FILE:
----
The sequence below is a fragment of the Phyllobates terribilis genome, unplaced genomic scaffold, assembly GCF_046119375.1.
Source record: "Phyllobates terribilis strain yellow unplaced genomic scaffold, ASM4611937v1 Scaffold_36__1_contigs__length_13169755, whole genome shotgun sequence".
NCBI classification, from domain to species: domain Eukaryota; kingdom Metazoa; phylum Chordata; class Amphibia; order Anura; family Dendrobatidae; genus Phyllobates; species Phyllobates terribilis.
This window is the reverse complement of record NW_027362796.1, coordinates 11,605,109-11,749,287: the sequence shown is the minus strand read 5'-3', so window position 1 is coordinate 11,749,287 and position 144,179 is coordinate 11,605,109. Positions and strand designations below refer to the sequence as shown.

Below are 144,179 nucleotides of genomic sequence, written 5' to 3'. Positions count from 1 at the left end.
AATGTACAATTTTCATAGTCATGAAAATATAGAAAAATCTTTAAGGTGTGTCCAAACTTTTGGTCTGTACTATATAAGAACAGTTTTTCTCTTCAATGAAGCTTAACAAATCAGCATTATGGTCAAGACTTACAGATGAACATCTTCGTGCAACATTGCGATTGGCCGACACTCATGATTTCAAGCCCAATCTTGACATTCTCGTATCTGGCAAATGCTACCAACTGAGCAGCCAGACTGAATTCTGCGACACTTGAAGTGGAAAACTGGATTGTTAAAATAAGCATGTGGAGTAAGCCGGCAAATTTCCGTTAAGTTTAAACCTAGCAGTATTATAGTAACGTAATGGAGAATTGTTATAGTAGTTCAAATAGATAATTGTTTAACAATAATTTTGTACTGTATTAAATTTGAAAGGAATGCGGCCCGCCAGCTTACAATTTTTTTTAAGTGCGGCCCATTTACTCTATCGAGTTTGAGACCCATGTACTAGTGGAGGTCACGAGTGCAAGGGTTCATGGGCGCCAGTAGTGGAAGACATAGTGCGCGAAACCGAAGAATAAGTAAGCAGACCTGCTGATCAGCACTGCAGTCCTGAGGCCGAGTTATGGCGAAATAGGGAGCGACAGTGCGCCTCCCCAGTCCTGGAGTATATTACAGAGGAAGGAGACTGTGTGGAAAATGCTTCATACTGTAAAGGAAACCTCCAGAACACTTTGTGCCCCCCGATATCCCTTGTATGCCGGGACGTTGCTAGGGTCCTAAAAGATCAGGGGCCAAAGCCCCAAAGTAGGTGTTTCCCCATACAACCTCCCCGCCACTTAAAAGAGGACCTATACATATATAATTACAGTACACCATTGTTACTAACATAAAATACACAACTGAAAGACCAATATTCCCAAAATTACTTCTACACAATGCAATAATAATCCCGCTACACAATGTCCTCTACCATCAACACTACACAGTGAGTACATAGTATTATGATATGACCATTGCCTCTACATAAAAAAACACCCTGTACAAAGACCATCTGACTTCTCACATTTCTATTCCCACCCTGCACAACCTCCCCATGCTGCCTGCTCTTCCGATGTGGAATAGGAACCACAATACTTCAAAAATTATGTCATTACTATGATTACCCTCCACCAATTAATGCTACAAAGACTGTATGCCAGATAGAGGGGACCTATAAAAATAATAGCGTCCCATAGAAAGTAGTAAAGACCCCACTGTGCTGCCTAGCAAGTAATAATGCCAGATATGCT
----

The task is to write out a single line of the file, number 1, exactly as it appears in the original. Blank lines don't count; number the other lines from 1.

The sequence below is a fragment of the Phyllobates terribilis genome, unplaced genomic scaffold, assembly GCF_046119375.1.